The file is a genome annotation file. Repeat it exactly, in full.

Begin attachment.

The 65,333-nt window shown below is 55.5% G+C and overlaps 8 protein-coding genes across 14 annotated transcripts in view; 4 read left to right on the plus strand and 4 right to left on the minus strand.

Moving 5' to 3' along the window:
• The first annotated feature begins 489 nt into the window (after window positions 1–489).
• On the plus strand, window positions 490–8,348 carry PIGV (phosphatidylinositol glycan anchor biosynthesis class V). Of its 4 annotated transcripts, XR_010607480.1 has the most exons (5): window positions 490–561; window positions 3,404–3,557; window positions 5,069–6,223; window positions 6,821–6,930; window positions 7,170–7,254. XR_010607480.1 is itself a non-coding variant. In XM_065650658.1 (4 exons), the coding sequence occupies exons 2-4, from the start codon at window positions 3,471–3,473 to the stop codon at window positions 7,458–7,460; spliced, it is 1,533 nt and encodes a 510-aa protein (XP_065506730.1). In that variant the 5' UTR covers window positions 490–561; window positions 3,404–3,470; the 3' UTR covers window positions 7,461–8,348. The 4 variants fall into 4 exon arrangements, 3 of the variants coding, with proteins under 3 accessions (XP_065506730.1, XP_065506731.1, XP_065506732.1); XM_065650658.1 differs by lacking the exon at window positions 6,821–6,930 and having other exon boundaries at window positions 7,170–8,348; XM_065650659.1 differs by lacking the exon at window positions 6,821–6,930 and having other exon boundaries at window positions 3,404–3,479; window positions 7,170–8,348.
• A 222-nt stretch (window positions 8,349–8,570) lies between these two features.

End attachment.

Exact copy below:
The 65,333-nt window shown below is 55.5% G+C and overlaps 8 protein-coding genes across 14 annotated transcripts in view; 4 read left to right on the plus strand and 4 right to left on the minus strand.

Moving 5' to 3' along the window:
• The first annotated feature begins 489 nt into the window (after window positions 1–489).
• On the plus strand, window positions 490–8,348 carry PIGV (phosphatidylinositol glycan anchor biosynthesis class V). Of its 4 annotated transcripts, XR_010607480.1 has the most exons (5): window positions 490–561; window positions 3,404–3,557; window positions 5,069–6,223; window positions 6,821–6,930; window positions 7,170–7,254. XR_010607480.1 is itself a non-coding variant. In XM_065650658.1 (4 exons), the coding sequence occupies exons 2-4, from the start codon at window positions 3,471–3,473 to the stop codon at window positions 7,458–7,460; spliced, it is 1,533 nt and encodes a 510-aa protein (XP_065506730.1). In that variant the 5' UTR covers window positions 490–561; window positions 3,404–3,470; the 3' UTR covers window positions 7,461–8,348. The 4 variants fall into 4 exon arrangements, 3 of the variants coding, with proteins under 3 accessions (XP_065506730.1, XP_065506731.1, XP_065506732.1); XM_065650658.1 differs by lacking the exon at window positions 6,821–6,930 and having other exon boundaries at window positions 7,170–8,348; XM_065650659.1 differs by lacking the exon at window positions 6,821–6,930 and having other exon boundaries at window positions 3,404–3,479; window positions 7,170–8,348.
• A 222-nt stretch (window positions 8,349–8,570) lies between these two features.